2013 Annual Report
1a.Objectives (from AD-416):
Determine the effect of current agricultural practices on modeled runoff, sediment loads, and chemical losses under current climate conditions. Compare modeled outputs to observed values for runoff, sediment loads, and chemical losses from plots and watersheds. Test the effects of different types and levels of conservation practice implementation on predicted runoff, sediment load, and chemical losses under existing and future climate scenarios.
1b.Approach (from AD-416):
This project involves computer simulation modeling studies in the St. Joseph River Watershed, located in northeastern Indiana, and part of the Conservation Effects Assessment Project (CEAP). Natural resource models, including the Soil and Water Assessment Tool (SWAT) and the Water Erosion Prediction Project (WEPP) models, will be applied to locations monitored by ARS-CEAP participating scientists. Geographic Information System (GIS) layers necessary for detailed model simulations will need to be developed, including the most up-to-date topographic, soils, land-use, and climate information. Models will be calibrated and validated to assure satisfactory performance with existing observed climate, runoff, nutrient and soil loss data. Then, additional model simulations will be conducted to determine the effects of implementing different conservation practices, as well as increased levels of conservation practices under existing climate. Down-scaled regional climate projections from Global Environmental Models (GEMs) will be used to produce new climate inputs to the erosion/water quality models to assess the effectiveness of the conservation practices under the projected future climate changes. Analysis of the results will determine if current conservation practice recommendations will be sufficient to maintain the soil and water natural resources. Results will be published in reports and peer-reviewed scientific journals.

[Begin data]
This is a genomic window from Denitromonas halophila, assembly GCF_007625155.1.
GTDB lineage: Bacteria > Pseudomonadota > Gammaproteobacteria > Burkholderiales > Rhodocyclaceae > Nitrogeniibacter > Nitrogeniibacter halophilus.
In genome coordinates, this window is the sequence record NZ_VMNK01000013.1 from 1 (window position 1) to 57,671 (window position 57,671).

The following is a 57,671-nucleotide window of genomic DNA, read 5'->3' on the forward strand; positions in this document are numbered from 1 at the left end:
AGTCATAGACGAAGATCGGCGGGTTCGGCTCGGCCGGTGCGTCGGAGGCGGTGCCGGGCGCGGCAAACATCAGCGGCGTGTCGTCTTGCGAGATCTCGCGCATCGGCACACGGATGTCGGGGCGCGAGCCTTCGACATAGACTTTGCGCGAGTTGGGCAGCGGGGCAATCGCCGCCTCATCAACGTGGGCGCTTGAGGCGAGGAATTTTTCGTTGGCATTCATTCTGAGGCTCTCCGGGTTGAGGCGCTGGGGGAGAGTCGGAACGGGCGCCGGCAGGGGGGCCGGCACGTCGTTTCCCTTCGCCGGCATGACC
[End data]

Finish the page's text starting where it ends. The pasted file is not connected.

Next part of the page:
Climatic, topographic, and soil input GIS layers for SWAT model simulations have been completed for the Upper Cedar Creek watershed in northeastern Indiana. Current work is on creating detailed land management information for each Hydrologic Response Unit (HRU), utilizing the farmer/cooperator data provided by the NSERL cooperators in the watershed and subwatersheds. This should be completed by the end of summer 2013, allowing for SWAT model calibration/validation with the observed streamflow and chemical concentrations.